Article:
Six years ago, Joseph Dwyer, an atmospheric physicist, flew a jet plane into the heart of a thundercloud. The plane’s trajectory was no accident — Dwyer is a lightning expert. He’s known for sending small rockets tethered to the ground by copper wire directly into storms in order to attract bolts of lightning. But despite years of work, mysteries about lightning and the storms that produce it abound. "The insides of thunderstorms are like bizarre landscapes that we have barely begun to explore," he told Davide Castelvecchi for Nature.
And during that particular flight six years ago, Dwyer discovered something he still can’t fully explain. After what he calls "a wrong turn" the airplane entered into a strange cloud of antimatter.
Scientists already know that thunderstorms are breeding grounds for a particular kind of antimatter called positrons. These particles are the opposite of electrons. They carry a positive charge (hence the name) where electrons carry a negative charge. When the two meet, they annihilate each other, an event researchers can see because it throws off a flash of gamma rays. NASA’s Fermi Gamma-ray Space Telescope was able to spot these gamma ray flashes sparkling through thunderstorms soon after its launch in 2008. Each flash gives a distinct amount of energy — the signature of an electron and positron meeting.
Dwyer’s mission was therefore to look for those gamma ray flashes. He was then at the Florida Institute of Technology and was able to get a plane — the type usually flown by business executives, Castelvecchi reports — and fly off the Georgia coast in search of those gamma rays. At a fateful point the the pilots thought they had turned back towards the coast. Castelvecchi writes:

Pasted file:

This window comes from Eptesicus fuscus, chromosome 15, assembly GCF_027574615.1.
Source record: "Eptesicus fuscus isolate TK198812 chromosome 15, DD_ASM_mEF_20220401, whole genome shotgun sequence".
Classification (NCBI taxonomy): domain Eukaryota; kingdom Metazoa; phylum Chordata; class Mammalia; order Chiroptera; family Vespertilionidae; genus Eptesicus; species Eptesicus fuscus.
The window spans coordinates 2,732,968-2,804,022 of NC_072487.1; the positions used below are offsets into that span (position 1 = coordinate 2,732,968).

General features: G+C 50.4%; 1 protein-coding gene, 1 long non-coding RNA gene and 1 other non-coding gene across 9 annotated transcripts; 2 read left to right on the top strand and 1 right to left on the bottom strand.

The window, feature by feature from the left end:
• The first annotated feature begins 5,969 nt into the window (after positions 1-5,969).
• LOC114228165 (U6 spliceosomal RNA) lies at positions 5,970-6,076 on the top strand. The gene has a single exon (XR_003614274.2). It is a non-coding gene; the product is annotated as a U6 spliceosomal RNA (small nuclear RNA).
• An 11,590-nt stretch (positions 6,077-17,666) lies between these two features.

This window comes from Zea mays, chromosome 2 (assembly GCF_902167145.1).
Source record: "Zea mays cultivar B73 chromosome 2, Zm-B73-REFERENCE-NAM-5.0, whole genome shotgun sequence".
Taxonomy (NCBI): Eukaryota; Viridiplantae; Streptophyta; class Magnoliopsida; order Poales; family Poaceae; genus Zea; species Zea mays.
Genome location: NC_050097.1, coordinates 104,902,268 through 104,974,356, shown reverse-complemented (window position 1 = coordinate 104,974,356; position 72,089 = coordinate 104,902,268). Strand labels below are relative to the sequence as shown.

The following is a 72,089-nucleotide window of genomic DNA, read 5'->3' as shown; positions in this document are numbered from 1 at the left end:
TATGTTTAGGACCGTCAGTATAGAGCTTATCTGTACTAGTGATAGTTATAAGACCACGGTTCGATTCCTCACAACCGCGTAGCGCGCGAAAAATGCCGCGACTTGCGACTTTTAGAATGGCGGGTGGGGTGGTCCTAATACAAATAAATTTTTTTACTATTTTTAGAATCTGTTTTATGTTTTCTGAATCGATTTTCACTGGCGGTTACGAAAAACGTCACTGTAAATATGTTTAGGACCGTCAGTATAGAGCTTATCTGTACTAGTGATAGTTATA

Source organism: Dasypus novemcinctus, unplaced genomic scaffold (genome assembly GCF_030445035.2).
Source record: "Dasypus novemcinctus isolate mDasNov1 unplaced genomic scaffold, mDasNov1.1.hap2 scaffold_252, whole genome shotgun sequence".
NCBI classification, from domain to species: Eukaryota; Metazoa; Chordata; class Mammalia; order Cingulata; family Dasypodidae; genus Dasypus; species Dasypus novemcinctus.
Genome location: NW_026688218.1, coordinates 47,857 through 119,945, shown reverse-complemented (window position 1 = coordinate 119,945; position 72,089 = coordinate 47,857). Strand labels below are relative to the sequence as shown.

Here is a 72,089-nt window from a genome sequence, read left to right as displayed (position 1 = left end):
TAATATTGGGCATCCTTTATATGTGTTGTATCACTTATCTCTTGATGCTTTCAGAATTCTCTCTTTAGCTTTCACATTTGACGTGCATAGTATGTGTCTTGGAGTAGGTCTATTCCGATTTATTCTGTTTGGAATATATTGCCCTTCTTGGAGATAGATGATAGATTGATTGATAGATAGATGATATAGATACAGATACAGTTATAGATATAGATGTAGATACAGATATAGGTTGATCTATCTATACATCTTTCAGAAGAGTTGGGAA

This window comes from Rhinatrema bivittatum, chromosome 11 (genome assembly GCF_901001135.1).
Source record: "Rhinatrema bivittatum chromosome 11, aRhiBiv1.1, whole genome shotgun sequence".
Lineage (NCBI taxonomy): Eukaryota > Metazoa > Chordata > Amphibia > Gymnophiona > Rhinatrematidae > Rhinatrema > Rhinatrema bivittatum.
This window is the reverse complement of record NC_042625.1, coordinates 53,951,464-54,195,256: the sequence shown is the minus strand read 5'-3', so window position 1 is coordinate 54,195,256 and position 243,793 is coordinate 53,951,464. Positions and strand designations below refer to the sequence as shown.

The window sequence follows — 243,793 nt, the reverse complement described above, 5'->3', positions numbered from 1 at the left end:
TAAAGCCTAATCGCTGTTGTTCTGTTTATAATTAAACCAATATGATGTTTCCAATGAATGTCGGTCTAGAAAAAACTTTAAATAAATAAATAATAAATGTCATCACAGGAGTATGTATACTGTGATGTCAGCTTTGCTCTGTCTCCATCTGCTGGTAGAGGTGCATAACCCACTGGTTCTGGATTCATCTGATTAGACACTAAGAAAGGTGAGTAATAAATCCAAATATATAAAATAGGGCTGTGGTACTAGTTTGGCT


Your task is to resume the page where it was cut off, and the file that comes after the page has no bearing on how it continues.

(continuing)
“Instead, it was a line of thunderstorms — and we were flying right through it,” Dwyer says. The plane rolled violently back and forth and plunged suddenly downwards. “I really thought I was going to die.”
During that time however, some of the gamma ray signatures Dwyer recorded didn’t come in at the right energy level. They were slightly lower energy than he expected. In the years since the flight, they’ve tried to figure out why. Dwyer and his colleagues suspect that the rays lost energy as they traveled through the air and reached the plane. They estimate that the plane flew through a small cloud of antimatter about one to two kilometers across.
The antimatter is still likely to be positrons, but where they were coming from is still up for debate. Instead of being created by the thunderstorm, they could have streamed in from space in the form of cosmic rays. Or, as another physicist, Aleksandr Gurevich, who was not on the team, suggests, the airplane’s wings could have gathered a charge, produced extremely intense electric fields that generated positrons.
The only way to answer all these lingering questions about the antimatter cloud is to go back to the scene of the crime — Dwyer wants to send weather balloons into the center of violent storms. Also, the U.S. National Science Foundation hopes to fly a detector that can measure gamma rays into a storm once again, this time on an armored anti-tank plane that won’t be tossed around as easily, Castelvecchi reports. "It’s very difficult to make measurements inside the thunderstorm," Dwyer told Ira Flatow on NPR’s Science Friday in 2010. "They're big dangerous places." But not dangerous enough to stymie curiosity.